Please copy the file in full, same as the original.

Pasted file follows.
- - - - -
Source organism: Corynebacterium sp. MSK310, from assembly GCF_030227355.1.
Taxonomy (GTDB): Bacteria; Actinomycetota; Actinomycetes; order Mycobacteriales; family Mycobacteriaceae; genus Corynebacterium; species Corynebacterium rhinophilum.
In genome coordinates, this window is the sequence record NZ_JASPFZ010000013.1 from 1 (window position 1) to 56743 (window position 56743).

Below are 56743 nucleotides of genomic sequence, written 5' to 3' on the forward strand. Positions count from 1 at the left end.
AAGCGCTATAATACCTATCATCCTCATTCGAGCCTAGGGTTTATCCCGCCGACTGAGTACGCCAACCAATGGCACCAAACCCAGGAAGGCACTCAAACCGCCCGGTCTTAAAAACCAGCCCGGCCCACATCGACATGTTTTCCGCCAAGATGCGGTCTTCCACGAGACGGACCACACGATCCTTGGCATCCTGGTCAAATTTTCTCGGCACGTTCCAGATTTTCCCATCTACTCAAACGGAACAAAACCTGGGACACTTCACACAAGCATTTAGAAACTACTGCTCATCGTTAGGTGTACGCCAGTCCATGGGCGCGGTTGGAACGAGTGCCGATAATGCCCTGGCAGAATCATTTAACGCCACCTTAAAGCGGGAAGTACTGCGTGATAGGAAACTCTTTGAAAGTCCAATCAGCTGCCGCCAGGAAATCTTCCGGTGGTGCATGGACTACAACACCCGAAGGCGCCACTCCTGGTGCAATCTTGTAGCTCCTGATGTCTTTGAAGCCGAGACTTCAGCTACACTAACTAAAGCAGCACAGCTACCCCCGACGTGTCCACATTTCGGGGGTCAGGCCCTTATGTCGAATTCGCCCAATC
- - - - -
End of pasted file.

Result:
Source organism: Corynebacterium sp. MSK310, from assembly GCF_030227355.1.
Taxonomy (GTDB): Bacteria; Actinomycetota; Actinomycetes; order Mycobacteriales; family Mycobacteriaceae; genus Corynebacterium; species Corynebacterium rhinophilum.
In genome coordinates, this window is the sequence record NZ_JASPFZ010000013.1 from 1 (window position 1) to 56743 (window position 56743).

Below are 56743 nucleotides of genomic sequence, written 5' to 3' on the forward strand. Positions count from 1 at the left end.
AAGCGCTATAATACCTATCATCCTCATTCGAGCCTAGGGTTTATCCCGCCGACTGAGTACGCCAACCAATGGCACCAAACCCAGGAAGGCACTCAAACCGCCCGGTCTTAAAAACCAGCCCGGCCCACATCGACATGTTTTCCGCCAAGATGCGGTCTTCCACGAGACGGACCACACGATCCTTGGCATCCTGGTCAAATTTTCTCGGCACGTTCCAGATTTTCCCATCTACTCAAACGGAACAAAACCTGGGACACTTCACACAAGCATTTAGAAACTACTGCTCATCGTTAGGTGTACGCCAGTCCATGGGCGCGGTTGGAACGAGTGCCGATAATGCCCTGGCAGAATCATTTAACGCCACCTTAAAGCGGGAAGTACTGCGTGATAGGAAACTCTTTGAAAGTCCAATCAGCTGCCGCCAGGAAATCTTCCGGTGGTGCATGGACTACAACACCCGAAGGCGCCACTCCTGGTGCAATCTTGTAGCTCCTGATGTCTTTGAAGCCGAGACTTCAGCTACACTAACTAAAGCAGCACAGCTACCCCCGACGTGTCCACATTTCGGGGGTCAGGCCCTTATGTCGAATTCGCCCAATC